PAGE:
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rope against their murderers. Besides, there can be no doubt, but that there were many pious Christians in France, who, although they did not dare at the time to make public profession of their principles, have all along faithfully adhered to the substantial truths of the Gospel, and not suffered them to be effaced from their memories, and utterly lost as a person is when “put into
Ver. 10.-" And they that dwell upon the « earth shall rejoice over them (the dead bo« dies of the witnesses,) and make merry, " and send gifts to one another, because these "two propbets have tormented them that dwell " on the earth."
With what wonderful accuracy and truth have the facts predicted in this verse been fulfilled! I have before shown, that the “ earth” is the type of France, and, of course, “ those that dwell on the earth,” must allude to the people of France ; who, during the whole period of the suppression of Christianity, were continually “ making merry,” rejoicing, and “ sending gifts” to one another at their festivals. On the day they deified Reason as their supreme God, and declared Jesus Christ to be an impostor, they commenced their unha!lowed rejoicings and mutual congratulations, upon this victory they wickedly fancied they had gained over the two Testaments. That day (not to speak of others that followed at different times and places,) was spent by the Con
vention, and the people at Paris, in the most lascivious riot and blasphemous festivity. When those sacred Books were taken from the tail of the ass, and burnt to ashes, (how the soul sickens at repeating it!) the like triumphant joy succeeded. Not to dwell, I say, on the numerous feasts held in different cities and departments of France, the Convention appointed a day, in which this triumph of atheism and anarchy over religion, morality, and social order, should universally, and annually be celebrated.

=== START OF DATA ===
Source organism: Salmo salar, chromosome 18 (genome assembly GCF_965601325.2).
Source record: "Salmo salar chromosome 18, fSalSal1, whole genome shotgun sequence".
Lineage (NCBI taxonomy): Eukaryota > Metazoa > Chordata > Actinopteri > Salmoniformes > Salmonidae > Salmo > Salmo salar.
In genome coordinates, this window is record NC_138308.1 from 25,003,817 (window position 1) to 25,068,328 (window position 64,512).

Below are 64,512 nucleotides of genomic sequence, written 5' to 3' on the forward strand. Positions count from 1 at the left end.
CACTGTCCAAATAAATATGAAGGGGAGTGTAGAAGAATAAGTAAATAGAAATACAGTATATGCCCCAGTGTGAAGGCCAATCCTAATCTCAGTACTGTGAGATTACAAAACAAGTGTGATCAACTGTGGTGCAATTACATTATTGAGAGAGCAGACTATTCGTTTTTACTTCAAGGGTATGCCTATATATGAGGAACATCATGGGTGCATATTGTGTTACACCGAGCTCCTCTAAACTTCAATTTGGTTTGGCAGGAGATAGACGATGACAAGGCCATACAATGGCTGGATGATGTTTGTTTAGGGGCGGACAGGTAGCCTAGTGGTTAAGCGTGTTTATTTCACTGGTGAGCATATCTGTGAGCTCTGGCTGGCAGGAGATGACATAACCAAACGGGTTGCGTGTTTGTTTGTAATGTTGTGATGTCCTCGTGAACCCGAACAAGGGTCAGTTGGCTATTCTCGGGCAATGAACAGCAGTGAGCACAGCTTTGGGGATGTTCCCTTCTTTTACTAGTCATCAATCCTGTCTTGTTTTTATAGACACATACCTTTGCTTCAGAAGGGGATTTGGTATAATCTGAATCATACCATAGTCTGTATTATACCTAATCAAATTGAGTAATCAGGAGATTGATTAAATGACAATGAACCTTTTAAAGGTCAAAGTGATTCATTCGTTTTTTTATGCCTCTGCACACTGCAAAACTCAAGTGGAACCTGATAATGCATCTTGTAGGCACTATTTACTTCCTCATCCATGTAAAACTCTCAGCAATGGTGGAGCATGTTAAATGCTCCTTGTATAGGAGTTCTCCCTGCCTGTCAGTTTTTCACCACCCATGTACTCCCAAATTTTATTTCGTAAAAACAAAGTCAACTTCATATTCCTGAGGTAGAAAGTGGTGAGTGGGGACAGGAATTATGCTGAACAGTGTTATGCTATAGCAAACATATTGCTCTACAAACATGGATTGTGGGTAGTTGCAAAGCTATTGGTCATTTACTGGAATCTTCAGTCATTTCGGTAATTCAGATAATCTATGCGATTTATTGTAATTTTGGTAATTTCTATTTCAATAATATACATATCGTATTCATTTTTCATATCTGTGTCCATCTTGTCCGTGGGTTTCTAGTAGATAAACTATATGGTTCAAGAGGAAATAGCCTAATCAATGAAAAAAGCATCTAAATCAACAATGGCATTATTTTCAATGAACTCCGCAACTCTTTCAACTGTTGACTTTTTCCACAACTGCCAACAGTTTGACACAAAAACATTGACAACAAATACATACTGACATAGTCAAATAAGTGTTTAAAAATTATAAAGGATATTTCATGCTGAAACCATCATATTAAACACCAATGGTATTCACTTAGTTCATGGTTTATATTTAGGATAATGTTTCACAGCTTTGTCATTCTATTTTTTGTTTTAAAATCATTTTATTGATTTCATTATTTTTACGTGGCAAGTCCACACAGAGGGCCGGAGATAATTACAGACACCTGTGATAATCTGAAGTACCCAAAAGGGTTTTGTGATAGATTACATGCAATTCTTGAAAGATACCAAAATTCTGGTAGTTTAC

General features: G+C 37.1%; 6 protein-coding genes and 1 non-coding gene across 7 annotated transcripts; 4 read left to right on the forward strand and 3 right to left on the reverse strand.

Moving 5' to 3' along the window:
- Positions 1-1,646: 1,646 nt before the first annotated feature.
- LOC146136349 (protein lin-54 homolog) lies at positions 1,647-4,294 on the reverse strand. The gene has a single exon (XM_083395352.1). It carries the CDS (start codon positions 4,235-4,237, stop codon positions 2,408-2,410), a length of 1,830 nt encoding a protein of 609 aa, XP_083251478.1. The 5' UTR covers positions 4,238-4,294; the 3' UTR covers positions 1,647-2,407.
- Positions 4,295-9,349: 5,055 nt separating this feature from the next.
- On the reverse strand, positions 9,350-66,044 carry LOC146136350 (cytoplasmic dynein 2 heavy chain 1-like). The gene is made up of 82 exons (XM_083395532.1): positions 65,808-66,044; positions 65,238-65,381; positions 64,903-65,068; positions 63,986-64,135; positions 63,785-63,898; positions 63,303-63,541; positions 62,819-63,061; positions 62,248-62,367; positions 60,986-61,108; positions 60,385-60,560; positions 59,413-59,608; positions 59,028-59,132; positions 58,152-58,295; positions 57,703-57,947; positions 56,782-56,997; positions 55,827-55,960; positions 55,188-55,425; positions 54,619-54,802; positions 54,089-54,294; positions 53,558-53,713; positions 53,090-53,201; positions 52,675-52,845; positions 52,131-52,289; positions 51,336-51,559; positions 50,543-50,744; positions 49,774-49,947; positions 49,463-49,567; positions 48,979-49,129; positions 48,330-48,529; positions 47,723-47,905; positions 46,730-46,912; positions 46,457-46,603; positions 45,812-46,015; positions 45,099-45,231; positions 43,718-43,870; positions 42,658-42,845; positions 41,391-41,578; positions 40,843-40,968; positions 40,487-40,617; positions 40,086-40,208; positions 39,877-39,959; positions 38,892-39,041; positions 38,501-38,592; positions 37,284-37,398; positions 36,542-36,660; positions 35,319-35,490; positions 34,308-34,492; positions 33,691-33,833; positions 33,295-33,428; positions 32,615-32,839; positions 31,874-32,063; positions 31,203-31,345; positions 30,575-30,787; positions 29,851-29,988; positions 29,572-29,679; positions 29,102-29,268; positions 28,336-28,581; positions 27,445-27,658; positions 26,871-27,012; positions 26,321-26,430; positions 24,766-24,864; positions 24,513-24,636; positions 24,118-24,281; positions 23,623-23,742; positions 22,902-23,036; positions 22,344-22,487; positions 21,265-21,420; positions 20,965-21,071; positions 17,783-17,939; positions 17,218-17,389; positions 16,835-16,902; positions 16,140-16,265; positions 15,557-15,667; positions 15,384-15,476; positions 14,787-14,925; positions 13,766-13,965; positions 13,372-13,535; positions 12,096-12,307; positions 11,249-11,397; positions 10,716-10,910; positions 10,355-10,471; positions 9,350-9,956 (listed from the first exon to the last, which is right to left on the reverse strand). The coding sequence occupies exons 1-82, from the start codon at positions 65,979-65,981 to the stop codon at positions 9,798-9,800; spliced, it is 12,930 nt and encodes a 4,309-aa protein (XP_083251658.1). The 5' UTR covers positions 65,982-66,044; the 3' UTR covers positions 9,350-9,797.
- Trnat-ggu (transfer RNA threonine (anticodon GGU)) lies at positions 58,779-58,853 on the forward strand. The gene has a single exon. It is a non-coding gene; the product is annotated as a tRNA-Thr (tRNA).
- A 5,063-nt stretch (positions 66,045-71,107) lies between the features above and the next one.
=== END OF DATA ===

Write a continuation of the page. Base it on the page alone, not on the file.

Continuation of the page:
And why did the people thus" make merry?” The text expressly assigns the reason.
It was because “ the two prophets had tormented them :" the same two witnesses, who are said in a former verse to “prophecy in sackcloth;” the same, out of whose mouth a fire (or the all-consuming and fearful remorse of conscience) proceedeth.” Those two witnesses of God, the Old and NewTestaments, had told them truths so evident and irresistible, that all the sophistry of their false philosophy, all the cunning of their fallible, corrupted, and lately erected deity, REASON, could never so effectually eradicate from their minds, as not to leave some traces of them upon their consciences-truths such as these :
1. That there has existed from all eternity, one supreme, omnipotent, self-existent, and righteous God, the Creator of the heavens and the earth.
2. That from him we receive all our benefits and blessings; for “ in him we live, and move, and have our being;” and consequently, that he
is entitled to our utmost homage, gratitude, and obedience.
3. That he will abundantly reward the good, and punish the bad, probably here, certainly hereafter.
4. That the soul or spirit of man is immortal ; that there is a future state to succeed the present, in which the spirit shall live for ever; and where rewards and punishments shall be righteously administered.
5. That man, though created innocent, happy, and perfect after his kind, yet through disobedience to the divine will, became a fallen, fallable, and sinful creature; and not only unworthy of, but incapable of sustaining that exalted rank of being, in which he was originally placed by his beneficent Creator.